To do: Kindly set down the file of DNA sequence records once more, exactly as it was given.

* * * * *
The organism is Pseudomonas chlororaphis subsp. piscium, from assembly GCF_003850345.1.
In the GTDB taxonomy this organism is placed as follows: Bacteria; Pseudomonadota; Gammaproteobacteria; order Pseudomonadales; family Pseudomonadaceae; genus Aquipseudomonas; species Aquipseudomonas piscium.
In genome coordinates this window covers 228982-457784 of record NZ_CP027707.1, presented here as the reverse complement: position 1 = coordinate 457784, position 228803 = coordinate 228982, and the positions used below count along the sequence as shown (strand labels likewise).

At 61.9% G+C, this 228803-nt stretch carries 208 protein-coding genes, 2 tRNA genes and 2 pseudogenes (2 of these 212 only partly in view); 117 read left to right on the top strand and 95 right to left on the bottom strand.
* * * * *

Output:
The organism is Pseudomonas chlororaphis subsp. piscium, from assembly GCF_003850345.1.
In the GTDB taxonomy this organism is placed as follows: Bacteria; Pseudomonadota; Gammaproteobacteria; order Pseudomonadales; family Pseudomonadaceae; genus Aquipseudomonas; species Aquipseudomonas piscium.
In genome coordinates this window covers 228982-457784 of record NZ_CP027707.1, presented here as the reverse complement: position 1 = coordinate 457784, position 228803 = coordinate 228982, and the positions used below count along the sequence as shown (strand labels likewise).

At 61.9% G+C, this 228803-nt stretch carries 208 protein-coding genes, 2 tRNA genes and 2 pseudogenes (2 of these 212 only partly in view); 117 read left to right on the top strand and 95 right to left on the bottom strand.